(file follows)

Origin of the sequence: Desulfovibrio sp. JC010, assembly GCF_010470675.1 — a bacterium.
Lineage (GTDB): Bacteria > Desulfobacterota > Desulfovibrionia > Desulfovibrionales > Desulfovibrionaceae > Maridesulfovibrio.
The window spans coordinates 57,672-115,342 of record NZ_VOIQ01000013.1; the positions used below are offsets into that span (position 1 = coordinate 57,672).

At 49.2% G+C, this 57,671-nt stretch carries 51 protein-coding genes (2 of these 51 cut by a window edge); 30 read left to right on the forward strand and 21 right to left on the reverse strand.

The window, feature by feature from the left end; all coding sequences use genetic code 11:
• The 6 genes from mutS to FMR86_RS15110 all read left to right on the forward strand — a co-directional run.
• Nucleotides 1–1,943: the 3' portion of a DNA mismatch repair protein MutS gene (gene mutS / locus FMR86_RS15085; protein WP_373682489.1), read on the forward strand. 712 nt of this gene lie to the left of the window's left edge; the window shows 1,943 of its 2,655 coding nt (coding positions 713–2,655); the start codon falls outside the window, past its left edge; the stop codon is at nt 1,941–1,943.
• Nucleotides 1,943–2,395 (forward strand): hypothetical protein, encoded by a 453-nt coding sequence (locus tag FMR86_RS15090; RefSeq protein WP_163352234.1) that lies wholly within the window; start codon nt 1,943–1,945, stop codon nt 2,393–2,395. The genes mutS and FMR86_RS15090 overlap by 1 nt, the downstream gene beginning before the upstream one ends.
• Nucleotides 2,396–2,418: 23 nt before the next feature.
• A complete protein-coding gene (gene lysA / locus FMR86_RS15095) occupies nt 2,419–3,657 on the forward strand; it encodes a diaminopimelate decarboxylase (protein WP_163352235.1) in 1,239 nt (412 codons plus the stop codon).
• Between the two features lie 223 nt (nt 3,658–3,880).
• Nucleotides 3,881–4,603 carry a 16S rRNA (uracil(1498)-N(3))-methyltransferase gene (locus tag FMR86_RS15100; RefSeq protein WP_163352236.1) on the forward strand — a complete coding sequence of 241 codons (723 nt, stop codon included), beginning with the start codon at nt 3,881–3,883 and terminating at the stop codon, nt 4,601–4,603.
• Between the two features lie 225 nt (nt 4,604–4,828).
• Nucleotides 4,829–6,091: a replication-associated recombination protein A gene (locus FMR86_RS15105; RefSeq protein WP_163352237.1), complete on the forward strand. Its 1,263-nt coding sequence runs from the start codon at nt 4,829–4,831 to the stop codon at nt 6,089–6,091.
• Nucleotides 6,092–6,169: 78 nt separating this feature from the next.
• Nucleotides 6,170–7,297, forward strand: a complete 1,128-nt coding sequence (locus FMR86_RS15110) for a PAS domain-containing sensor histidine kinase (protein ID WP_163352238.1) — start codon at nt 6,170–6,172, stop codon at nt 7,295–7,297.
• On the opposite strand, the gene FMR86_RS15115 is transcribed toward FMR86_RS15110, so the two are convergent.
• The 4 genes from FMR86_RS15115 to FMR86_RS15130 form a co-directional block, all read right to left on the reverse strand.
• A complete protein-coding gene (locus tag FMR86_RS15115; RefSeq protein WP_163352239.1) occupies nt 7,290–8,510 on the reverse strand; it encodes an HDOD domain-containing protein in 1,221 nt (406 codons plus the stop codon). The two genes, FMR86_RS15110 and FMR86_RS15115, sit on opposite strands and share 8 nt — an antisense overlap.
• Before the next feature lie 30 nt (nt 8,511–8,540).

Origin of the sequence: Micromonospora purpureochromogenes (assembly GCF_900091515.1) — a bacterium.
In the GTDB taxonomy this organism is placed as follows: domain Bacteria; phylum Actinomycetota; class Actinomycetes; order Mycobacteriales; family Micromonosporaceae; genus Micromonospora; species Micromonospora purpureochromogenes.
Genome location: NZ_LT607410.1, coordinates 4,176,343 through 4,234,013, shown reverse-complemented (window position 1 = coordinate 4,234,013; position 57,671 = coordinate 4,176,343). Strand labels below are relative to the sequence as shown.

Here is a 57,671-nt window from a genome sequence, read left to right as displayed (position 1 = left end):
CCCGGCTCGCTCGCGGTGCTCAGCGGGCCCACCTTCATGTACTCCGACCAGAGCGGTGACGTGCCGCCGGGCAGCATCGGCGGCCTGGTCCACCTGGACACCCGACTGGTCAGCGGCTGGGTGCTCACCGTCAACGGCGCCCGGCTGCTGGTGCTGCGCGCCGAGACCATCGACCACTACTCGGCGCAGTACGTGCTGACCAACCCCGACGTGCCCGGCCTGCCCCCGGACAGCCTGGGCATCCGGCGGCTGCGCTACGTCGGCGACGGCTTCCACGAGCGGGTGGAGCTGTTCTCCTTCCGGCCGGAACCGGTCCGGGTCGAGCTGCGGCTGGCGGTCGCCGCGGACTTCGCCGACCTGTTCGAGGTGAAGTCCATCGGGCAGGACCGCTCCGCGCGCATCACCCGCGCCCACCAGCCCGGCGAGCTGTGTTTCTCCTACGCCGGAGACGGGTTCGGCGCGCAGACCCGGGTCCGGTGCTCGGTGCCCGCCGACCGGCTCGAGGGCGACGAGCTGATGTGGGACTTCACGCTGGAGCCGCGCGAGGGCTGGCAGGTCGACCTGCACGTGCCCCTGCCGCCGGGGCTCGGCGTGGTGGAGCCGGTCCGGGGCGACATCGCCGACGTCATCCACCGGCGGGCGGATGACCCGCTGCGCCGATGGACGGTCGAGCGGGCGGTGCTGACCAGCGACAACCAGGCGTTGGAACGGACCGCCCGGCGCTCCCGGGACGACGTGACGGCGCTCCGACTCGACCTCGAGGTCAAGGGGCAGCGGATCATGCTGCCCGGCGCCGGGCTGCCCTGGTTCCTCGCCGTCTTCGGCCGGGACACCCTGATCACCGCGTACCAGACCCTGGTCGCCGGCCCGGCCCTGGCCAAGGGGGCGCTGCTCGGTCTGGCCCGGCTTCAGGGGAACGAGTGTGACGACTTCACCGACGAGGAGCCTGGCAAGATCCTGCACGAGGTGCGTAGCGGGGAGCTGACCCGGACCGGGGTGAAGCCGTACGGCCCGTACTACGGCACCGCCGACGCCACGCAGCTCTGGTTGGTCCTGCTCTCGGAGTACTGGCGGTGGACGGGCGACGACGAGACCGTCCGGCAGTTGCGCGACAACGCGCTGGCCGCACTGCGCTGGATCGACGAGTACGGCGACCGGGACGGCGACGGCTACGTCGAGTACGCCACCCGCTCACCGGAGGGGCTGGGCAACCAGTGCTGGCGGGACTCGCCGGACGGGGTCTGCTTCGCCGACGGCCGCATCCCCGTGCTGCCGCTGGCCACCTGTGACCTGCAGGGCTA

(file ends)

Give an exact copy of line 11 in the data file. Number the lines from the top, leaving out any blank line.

• Between the two features lie 223 nt (nt 3,658–3,880).